In 67 per cent of local authorities in England, insufficient houses were built to meet demand in 2015/16 (DCLG 2016; DCLG 2017). Across England, of the 265,936 houses that are needed, just 189,650 new dwellings (71 per cent) were provided. While other factors, such as money supply, play their part, this is impacting on the affordability of housing. House prices have risen by 76 per cent since 1995, far outstripping inflation (ONS 2017).
Nearly all (92%) councils in England are failing to meet affordable housing needs, according to a new report from the Institute for Public Policy Research (IPPR). The IPPR findings went public a day after the government’s own updated affordable housing figures exposed a significant and sustained drop in the supply of affordable homes in the last two years.
To add to the housing crisis, research released by the charity Empty Homes, has shown that both the highest and lowest value properties in England have the highest levels of empty homes. The latest Government data on vacant dwellings shows about 200,000 long-term (over six months) empty homes.
With concerns over Brexit fueling a skills crisis for the sector, the Mayor of London Sadiq Khan has called on chancellor Philip Hammond to take ’emergency action’ to support homebuilding in the forthcoming Budget. Indeed research shows that the state of housing across the EU is critical, as growth recovery sees house prices rising faster than income in most member states. The new report from the Housing Europe Observatory has revealed that in the two years since the previous edition, housing markets across the EU have started to speed up again, with 2016 seeing the highest annual growth rate in house prices since 2009.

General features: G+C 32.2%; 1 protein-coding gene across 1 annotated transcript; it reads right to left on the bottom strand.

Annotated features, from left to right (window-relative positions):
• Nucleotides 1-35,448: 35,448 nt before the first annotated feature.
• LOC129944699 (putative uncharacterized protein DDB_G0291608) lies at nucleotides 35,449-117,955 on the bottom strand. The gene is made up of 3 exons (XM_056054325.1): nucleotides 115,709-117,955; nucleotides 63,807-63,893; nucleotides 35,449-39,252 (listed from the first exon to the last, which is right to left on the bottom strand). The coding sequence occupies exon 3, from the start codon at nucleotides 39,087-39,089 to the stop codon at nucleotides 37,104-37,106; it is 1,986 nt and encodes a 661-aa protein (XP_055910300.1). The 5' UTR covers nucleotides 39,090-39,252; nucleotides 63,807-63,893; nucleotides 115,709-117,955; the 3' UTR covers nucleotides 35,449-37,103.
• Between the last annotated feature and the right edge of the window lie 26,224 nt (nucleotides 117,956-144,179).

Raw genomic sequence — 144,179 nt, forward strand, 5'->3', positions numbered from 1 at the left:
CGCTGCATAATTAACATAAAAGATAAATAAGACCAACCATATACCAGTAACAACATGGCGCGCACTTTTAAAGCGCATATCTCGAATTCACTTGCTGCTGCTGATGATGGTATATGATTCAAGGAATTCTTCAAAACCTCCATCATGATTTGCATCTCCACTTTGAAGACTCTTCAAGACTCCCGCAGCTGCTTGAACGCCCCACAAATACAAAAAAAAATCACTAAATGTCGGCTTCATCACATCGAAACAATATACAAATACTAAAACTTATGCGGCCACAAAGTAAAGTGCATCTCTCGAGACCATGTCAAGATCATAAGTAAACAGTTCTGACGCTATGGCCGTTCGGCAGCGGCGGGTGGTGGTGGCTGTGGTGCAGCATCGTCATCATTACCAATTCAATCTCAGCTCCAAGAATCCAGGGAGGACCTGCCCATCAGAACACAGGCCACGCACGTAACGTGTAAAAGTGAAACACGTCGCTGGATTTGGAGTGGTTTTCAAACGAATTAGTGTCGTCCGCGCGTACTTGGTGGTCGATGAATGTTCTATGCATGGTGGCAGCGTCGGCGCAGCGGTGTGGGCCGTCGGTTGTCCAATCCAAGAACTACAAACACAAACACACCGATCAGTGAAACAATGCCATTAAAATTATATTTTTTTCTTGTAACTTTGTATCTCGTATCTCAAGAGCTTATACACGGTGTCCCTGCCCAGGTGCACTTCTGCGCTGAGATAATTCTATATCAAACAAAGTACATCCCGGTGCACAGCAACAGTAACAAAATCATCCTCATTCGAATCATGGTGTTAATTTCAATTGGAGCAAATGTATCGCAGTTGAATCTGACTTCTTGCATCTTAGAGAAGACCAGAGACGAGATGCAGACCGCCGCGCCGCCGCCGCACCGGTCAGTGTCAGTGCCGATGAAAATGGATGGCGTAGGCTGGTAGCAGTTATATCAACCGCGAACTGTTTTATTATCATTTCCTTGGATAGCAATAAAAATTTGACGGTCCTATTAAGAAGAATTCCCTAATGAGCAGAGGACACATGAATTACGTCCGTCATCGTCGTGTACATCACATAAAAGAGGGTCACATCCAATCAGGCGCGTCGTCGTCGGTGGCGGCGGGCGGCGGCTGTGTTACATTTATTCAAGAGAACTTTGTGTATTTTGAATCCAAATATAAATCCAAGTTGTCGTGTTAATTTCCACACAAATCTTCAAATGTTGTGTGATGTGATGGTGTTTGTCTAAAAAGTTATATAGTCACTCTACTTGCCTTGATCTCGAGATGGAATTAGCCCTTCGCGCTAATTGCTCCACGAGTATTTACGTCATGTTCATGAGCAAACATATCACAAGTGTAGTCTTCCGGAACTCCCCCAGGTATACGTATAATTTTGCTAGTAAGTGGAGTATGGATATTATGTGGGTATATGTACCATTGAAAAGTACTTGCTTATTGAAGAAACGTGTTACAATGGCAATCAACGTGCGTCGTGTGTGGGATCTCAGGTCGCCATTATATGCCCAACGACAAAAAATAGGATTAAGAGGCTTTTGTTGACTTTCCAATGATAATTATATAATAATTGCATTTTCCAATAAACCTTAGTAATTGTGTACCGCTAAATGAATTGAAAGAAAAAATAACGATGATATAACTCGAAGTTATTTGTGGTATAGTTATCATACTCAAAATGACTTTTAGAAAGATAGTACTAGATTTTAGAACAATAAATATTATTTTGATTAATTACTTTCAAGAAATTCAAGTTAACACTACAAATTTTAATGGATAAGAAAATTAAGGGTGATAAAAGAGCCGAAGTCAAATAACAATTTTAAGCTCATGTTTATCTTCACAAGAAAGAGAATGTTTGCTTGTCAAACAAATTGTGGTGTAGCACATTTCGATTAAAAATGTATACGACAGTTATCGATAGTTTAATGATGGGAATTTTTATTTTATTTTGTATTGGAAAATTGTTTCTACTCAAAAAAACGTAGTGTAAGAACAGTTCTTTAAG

Mayor of London Sadiq Khan has also called for government investment to double housebuilding. According to new analysis published by City Hall, the capital needs 66,000 new homes every year to meet growing demand and correct years of underinvestment. Almost two-thirds of these homes (65%) would have to be affordable properties, it adds. Funding for affordable homes in London alone would have to rise to £2.7bn a year – five times the current spending level, the analysis suggests. The mayor is calling on Chancellor Philip Hammond to use next month’s Budget to immediately double funding to restore it to the 2009-10 level of £1.75bn a year.
The Government has published its response to the Communities and Local Government Select Committee report on capacity in the homebuilding industry. This includes responses to the use of off-site construction and modern methods of construction and the skills shortage. And in July, the Department for Communities & Local Government and the Homes & Communities Agency launched the Housing Infrastructure Fund (HIF), an initiative aimed at releasing up to 100,000 new homes through Â£2.3bn of government funding for new and improved infrastructure in potential growth zones. David Edwards in his article for PBC Today asks: Does the £2.3bn Housing Infrastructure Fund represent the next stage of a measured, strategic approach to tackling the housing crisis or is it another knee-jerk reaction? What are your thoughts?